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TITLE OF DOCUMENT:

Bullying als Gruppenphänomen: Eine Adaption des „Participant Role“-Ansatzes

NAME OF AUTHOR(S):

Mechthild Schäfer, Stefan Korn

NAME OF PUBLISHER:

Zeitschrift für Entwicklungspsychologie und Pädagogische Psychologie, 36 (1), S. 19-29, 2004

LANGUAGE OF DOCUMENT:

German

LANGUAGE OF THE REVIEW:

English

KEYWORDS:

Bullying, Participant roles

DOCUMENT TYPOLOGY:

Research

TARGET GROUP OF PUBLICATION:

Parents, Policy Makers, Teachers, Researchers, School Directors.

SIZE OF THE PUBLICATION:

1 - 20 pages

DESCRIPTION OF CONTENTS:

Press release of the Informationsdienst Wissenschaft of the Ludwig-Maximilians-Universität Munich:
In tests, nine out of ten students can be assigned a distinct role in the bullying process. Bullying is thus a group phenomenon. This is also true in Germany, as Dr. Mechthild Schäfer and Stefan Korn from the Department of Educational Psychology and Empirical Pedagogy of the LMU have found out now.
The researchers examined 104 children from four sixth grade classes at two secondary modern schools. "Our study shows for the first time that German students are taking well-defined roles in bullying," said Schaefer. "Because almost the whole class is involved, it is not sufficient to characterize only victims and perpetrators, describing their relationship and to understand the possible consequences of this aggression against the weak."
The individual student can be, if not always exclusively, assign different roles in bullying: outsiders, victims, defenders of the victim, offender and the offender's assistant or reinforcer. Friendships are usually only between students with no aggressive tendencies, and between those who are involved in bullying. The two resulting friendship networks run across the group and create two populations. It became clear in all studies conducted so far that one's social acceptance influenced behavior: Fearing to be the next victim a student with low social status, don’t have the courage to stand on the side of a victimized child.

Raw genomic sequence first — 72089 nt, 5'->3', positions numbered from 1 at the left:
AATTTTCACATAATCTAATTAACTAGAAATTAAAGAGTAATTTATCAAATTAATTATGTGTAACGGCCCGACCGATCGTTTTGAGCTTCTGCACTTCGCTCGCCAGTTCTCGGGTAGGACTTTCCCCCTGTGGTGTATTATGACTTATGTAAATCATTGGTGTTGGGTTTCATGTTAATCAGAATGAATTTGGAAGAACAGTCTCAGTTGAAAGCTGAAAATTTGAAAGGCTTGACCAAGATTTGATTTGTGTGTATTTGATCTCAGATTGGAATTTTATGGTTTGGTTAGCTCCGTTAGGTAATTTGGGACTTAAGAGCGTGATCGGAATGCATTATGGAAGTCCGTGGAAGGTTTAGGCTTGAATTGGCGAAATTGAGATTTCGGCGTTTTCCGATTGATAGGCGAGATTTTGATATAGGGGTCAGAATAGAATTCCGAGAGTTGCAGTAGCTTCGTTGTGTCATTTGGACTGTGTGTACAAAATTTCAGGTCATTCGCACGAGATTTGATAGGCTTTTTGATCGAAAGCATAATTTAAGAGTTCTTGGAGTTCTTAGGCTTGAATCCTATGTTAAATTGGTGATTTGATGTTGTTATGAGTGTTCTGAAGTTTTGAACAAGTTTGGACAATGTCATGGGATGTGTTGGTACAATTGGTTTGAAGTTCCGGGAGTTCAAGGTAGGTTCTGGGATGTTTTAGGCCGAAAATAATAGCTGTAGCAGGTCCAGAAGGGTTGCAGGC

Outsiders make up the largest part of the group; with some occasionally occur as a defender. They are rarely victims, which contradicts the hypothesis of their group were recruited the victims of the "next generation".
[...]
One thing bullies and their victims have in common: they are significantly less popular than their peers. Appertain to perpetrators is that they are powerful. "Bullying in a class without external support by teachers or parents is difficult to solve because the offender does not voluntarily give up this power," says Korn. "Its strong position gives them even more power to form or determine the social norms of the class."
Therefore, all consistently pursued strategies to aggressive behavior are useful to weaken the social status of the offender. Thus the willingness of assistants and amplifiers will be reduced to associate with them. "Defenders are encouraged in their behavior, and outsiders learn that commitment in critical situations as a quality of interaction is formulated and maintained, "said Schaefer.
"If it is possible to formulate a positive (re)definition of social norms in the class, the victims are not popular in the group. But her life at school is safer and easier."

REVIEWER’S COMMENTS ON THE DOCUMENT:

The approach of participant roles in bullying by Christina Salmivalli is one of the most important analyses in this field of research. The study conducted by Mechthild Schäfer shows that these roles is also exist for German students. Besides the classic roles of victims and perpetrators of bullying other students in situations act as well. These students, such as the group of outsiders, have to make aware of bullying to counter such acts of aggression.

NAME OF THE REVIEWING ORGANISATION:

Informationsdienst Wissenschaft, Ludwig-Maximilians-Universität München

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